Instead of being able to see just the next two pairs of puyo, you can now see four, leading to more strategy in play when planning out chains. Puyo Puyo Tsu rules of dropsets and offsetting.
The core experience of lesson mode remains mostly unchanged from Puyo Puyo 7; there are still the same chain tutorials, as well as in-depth rule explanations for each mode. What is new, however, are two new sections inside of this lesson mode. The first is basically a mission mode, where you have as much time as you’d like to complete one task at a time with a rank given to you depending on how well you complete said tasks. Although it seems simple, the objectives themselves are quite difficult. One such objective asks you to perform at least a 7 chain that results in an all clear. Although this is possible given enough work, the next version of the objective tasks you with preforming at least a 5 chain that results in an all clear while a nuisance puyo constantly drops down at set intervals, forcing you to constantly rethink and adjust your strategy because of the random nature. All of the challenges ramp up in difficulty in a manner like this, and since you can only access a few after completing ones before them, it’s guaranteed you’ll be occupied for a while. The challenge doesn’t stop there; the other section tasks you with defeating a maximum difficulty AI in the rulesets from the original Puyo Puyo all the way to Puyo Puyo Fever, with mission mode added as well. Having the AI be set to its maximum difficulty is one thing, but there’s another challenge against you; the AI is able to drop their puyo instantly, while you’re not. This ensures that your opponent will always have their chains ready before you, which means you’ll have to play incredibly fast if you want any hope of winning. Due to the sheer difficulty of these two sections, they’re more geared towards advanced players. This is quite a good thing, as it ensures that both newcomers and experienced players get something out of the game’s lesson mode.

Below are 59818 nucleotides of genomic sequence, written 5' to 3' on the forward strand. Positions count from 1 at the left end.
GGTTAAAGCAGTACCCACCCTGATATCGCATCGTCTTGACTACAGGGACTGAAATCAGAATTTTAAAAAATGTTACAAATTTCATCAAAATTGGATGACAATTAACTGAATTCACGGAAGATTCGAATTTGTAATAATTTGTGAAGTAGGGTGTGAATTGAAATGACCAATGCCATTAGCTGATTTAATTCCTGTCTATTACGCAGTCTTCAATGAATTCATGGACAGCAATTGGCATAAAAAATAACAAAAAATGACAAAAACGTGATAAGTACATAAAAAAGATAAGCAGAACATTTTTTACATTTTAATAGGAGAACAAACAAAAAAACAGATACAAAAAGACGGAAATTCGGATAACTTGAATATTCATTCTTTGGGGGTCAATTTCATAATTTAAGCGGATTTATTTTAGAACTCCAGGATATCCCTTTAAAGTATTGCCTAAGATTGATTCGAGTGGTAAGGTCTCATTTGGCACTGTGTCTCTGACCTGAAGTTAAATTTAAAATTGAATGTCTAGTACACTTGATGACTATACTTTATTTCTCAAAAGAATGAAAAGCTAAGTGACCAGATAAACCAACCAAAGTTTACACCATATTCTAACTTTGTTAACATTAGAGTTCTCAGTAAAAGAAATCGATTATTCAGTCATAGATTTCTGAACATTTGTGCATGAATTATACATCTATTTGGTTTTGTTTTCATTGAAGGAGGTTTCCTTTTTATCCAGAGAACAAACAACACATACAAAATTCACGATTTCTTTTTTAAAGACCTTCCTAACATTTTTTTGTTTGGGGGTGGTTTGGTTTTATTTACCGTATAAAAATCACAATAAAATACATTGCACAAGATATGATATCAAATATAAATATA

Finally, there’s a new mode introduced, one that isn’t shown within the story mode because it’s a strictly four player mode. The new mode – called Pair Puyo – is a very unique mode, as the main idea here is coordination. In a two-on-two battle, you and your ally work to defeat the other team with a few unique teamwork gimmicks in place. The first relates to timing: whenever someone on a team initiates a chain, the other person has a certain amount of time to follow up with a chain of their own. From that point on, a timer runs down for both of them, one that is only refreshed by more chains between the two of them. Each chain between the two counts as if it were part of a whole chain for nuisance puyo purposes, and increments a counter to let you know the strength of said chain. Since every chain during this time resets the timer between the team, it’s quite simple to make small single chains to reset the time so that the partner has more time to create a larger chain. Once the time runs out, the total strength of the chain is used to send even more nuisance puyo to the opposition, on top of the nuisance puyo already sent over because of the chains it took to get to that point. Because of this, the chains in this mode can easily get quite huge in a short span of time, making for a hectic, yet fun battle in pretty much every playthrough as you try to figure out when and how to start your chains. That’s not all, though; the second teamwork gimmick relies on coordination. If you and your teammate start a chain of the same size at the same time, the combined power of your chains will be increased dramatically. Both of these teamwork gimmicks together make for a very intense, unique style of playing Puyo with friends, and needless to say, it’s quite a blast and needs to be experienced at least once. Because of this, it’s highly recommended you try this mode out at least once, if nothing else.
Aside from these new modes, the last new offering of this game is a shop, something that was last seen in Puyo Puyo Fever 2. Much like that game, you receive points after every time you play Puyo, and are free to spend said points here. Unlike Puyo Puyo Fever 2, however, you don’t buy items to affect gameplay. Instead, you buy cosmetics, such as skins for puyo, or alternative voices and costumes for certain characters. There’s also a section that lets you buy advice, and if you do so enough, you can receive some of the modes from Puyo Puyo 15th Anniversary, all with quick drop enabled.
Puyo Puyo 20th Anniversary doesn’t do much to shake up the formula, but on its own it’s quite the fun game to play through. The game is packed with new features and a bunch of addicting content, so if you decide to pick up the game, it’s pretty certain you’ll be playing over and over again for a long time.